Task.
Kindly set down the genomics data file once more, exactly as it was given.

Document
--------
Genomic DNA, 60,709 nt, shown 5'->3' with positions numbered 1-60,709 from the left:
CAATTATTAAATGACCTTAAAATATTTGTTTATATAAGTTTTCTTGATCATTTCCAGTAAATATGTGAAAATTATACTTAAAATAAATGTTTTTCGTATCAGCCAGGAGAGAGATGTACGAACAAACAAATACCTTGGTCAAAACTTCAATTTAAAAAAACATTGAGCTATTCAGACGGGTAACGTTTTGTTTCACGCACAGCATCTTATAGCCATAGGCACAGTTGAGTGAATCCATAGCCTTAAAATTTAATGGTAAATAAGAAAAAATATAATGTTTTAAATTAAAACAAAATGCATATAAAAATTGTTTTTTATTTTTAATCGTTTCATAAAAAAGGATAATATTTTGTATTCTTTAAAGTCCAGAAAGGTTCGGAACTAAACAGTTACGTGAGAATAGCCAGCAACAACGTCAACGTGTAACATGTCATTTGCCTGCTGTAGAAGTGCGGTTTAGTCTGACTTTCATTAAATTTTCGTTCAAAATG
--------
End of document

Genomic DNA, 60,709 nt, shown 5'->3' with positions numbered 1-60,709 from the left:
CAATTATTAAATGACCTTAAAATATTTGTTTATATAAGTTTTCTTGATCATTTCCAGTAAATATGTGAAAATTATACTTAAAATAAATGTTTTTCGTATCAGCCAGGAGAGAGATGTACGAACAAACAAATACCTTGGTCAAAACTTCAATTTAAAAAAACATTGAGCTATTCAGACGGGTAACGTTTTGTTTCACGCACAGCATCTTATAGCCATAGGCACAGTTGAGTGAATCCATAGCCTTAAAATTTAATGGTAAATAAGAAAAAATATAATGTTTTAAATTAAAACAAAATGCATATAAAAATTGTTTTTTATTTTTAATCGTTTCATAAAAAAGGATAATATTTTGTATTCTTTAAAGTCCAGAAAGGTTCGGAACTAAACAGTTACGTGAGAATAGCCAGCAACAACGTCAACGTGTAACATGTCATTTGCCTGCTGTAGAAGTGCGGTTTAGTCTGACTTTCATTAAATTTTCGTTCAAAATG